Who Is Most Concerned With Self-presentation on Social Media?

The study covered in this summary was published in Research Square as a preprint and has not yet been peer reviewed.

Key Takeaways

  • A high focus on self-presentation was associated with female gender, higher extraversion, lower emotional stability, more frequent alcohol consumption, and having tried tobacco.

  • Given the association of aspects of self-presentation with negative mental health outcomes shown in previous research, efforts to reduce focus on self-presentation could be warranted.

  • Further work is needed to assess how focus on self-presentation is related to important outcomes for adolescents, such as mental health, satisfaction with life, and educational attainment.

Why This Matters

  • There is a growing literature on the potential consequences of adolescents’ use of social media.

  • Self-presentation on social media, which is motivated by getting positive feedback, referred to as feedback-seeking or status-seeking, has been associated with negative outcomes, such as depressive symptoms, lower body satisfaction, and lower well-being.

  • Feedback-seeking has also been reported to be associated with lifestyle factors such as substance abuse and sexual risk behavior.

Study Design

  • The study was based on a cross-sectional survey conducted in Bergen, Norway, and included 2023 senior high school pupils (response rate, 54%; mean age, 17.4 years; 44% males).

  • Nine self-presentation items were assessed using factor analysis, and latent class analysis was used to identify latent classes with distinct patterns of responses across the seven retained items.

  • Associations between identified latent classes and covariates were assessed using regression analyses as well as nonparametric approaches.

  • The self-presentation items converged into one factor, called “focus on self-presentation.”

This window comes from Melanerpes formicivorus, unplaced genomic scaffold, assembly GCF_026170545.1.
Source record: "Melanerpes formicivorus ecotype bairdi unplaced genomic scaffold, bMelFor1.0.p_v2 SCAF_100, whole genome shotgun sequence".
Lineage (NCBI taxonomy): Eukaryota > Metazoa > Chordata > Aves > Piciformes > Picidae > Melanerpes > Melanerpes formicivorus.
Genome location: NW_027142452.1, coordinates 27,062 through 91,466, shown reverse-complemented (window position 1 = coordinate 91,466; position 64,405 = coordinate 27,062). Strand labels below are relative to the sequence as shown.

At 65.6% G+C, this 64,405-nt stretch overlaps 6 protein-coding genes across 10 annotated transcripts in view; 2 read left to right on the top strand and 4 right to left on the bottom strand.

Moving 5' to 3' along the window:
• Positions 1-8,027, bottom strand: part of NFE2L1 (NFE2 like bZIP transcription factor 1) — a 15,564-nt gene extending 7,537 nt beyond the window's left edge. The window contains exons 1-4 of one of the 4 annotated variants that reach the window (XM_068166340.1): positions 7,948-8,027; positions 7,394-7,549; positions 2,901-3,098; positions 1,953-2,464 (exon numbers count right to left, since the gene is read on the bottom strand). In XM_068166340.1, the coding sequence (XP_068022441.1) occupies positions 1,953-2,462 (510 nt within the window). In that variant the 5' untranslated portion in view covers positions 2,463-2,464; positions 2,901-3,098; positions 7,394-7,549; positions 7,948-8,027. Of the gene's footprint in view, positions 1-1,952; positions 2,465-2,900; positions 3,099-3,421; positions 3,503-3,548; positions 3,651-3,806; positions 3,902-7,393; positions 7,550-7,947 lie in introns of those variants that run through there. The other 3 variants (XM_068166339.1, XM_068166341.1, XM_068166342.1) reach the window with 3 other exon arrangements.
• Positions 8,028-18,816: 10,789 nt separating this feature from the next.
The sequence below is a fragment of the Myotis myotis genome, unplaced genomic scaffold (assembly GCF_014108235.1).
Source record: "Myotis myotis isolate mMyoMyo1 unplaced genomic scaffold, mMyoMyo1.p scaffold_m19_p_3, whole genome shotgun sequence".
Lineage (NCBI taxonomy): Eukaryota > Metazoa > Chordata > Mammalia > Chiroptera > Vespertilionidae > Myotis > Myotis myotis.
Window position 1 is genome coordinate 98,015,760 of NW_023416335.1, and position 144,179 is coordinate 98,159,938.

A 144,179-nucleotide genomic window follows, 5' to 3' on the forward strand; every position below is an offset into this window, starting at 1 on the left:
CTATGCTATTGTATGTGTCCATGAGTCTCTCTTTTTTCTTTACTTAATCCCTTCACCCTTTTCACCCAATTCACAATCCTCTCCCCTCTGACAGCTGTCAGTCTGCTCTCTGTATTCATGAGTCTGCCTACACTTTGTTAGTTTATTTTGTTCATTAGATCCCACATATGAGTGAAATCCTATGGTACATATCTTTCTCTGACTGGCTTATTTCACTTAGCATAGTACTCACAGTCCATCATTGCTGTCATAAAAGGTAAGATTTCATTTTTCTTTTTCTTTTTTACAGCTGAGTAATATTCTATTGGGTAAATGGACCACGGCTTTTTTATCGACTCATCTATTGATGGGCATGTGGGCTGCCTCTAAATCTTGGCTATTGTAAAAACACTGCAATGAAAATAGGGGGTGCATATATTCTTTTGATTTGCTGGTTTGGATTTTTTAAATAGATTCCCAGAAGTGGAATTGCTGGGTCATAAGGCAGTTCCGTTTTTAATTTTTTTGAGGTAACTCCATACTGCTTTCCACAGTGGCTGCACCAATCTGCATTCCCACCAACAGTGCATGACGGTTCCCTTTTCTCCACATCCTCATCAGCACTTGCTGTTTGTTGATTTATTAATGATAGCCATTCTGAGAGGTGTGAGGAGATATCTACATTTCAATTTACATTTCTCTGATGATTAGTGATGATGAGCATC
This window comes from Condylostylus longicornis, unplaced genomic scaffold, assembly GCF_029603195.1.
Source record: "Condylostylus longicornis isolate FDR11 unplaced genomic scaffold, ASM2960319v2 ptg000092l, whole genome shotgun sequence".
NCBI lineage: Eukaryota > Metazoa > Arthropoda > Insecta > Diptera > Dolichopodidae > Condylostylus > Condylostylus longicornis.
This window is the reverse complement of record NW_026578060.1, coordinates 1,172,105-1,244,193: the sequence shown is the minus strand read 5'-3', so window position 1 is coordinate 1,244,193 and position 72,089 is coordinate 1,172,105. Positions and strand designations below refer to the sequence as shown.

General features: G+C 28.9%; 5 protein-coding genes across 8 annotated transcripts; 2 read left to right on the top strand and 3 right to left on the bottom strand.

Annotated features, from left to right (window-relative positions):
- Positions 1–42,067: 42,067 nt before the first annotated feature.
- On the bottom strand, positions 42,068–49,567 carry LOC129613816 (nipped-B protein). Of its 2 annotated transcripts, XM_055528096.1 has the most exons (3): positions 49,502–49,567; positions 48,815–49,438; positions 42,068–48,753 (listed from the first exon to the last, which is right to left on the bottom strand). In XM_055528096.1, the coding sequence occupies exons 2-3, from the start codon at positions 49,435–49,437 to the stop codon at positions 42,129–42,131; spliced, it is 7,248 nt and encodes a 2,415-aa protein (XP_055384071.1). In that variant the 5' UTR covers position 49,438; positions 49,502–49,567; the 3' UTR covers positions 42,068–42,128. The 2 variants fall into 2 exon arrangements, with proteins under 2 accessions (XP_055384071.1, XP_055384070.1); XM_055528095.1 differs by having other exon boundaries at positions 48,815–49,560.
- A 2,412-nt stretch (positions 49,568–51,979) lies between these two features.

Key Results

  • The researchers identified three groups of adolescents with low, intermediate, and high focus on self-presentation.

  • 83% percent of the females indicated that they used social media several times each day or “almost constantly,” compared to 74% of males.

  • Females were more likely to be in higher classes (ie, have higher focus on self-presentation) than in lower classes for all class comparisons.

  • Compared to those who had never tried alcohol, those who consumed alcohol more than twice in 2 weeks were more likely to be in higher classes for all class comparisons when controlling for gender.

  • Compared to high emotional stability, those with low or intermediate emotional stability were more likely to be in higher classes compared to lower classes for all class comparisons.

Limitations

  • The study is cross-sectional, so it cannot be used to draw conclusions about cause and effect.

  • The participant rate was somewhat low (54%). It is possible that more of the participants who completed the survey were highly invested in social media, thus causing a bias in the results.

  • Participants were drawn from a limited geographical area, and the results may not be generalizable to other countries or cultures.

Disclosures

  • The present study is associated with a larger innovation project led by Bergen municipality in Western Norway related to the use of social media and mental health and well-being.

  • The innovation project is funded by a program initiated by the Norwegian Directorate of Health and aims to explore social media as a platform for health promotion among adolescents.

This is a summary of a preprint research study, “Focus on Self-presentation on Social Media Across Sociodemographic Variables, Lifestyle, and Personality: A Cross-sectional Study,” written by Gunnhild Johnsen Hjetland from the Norwegian Institute of Public Health and colleagues. It was published on researchsquare.com and is provided to you by Medscape. The study has not yet been reviewed. The full text of the study can be found on researchsquare.com.

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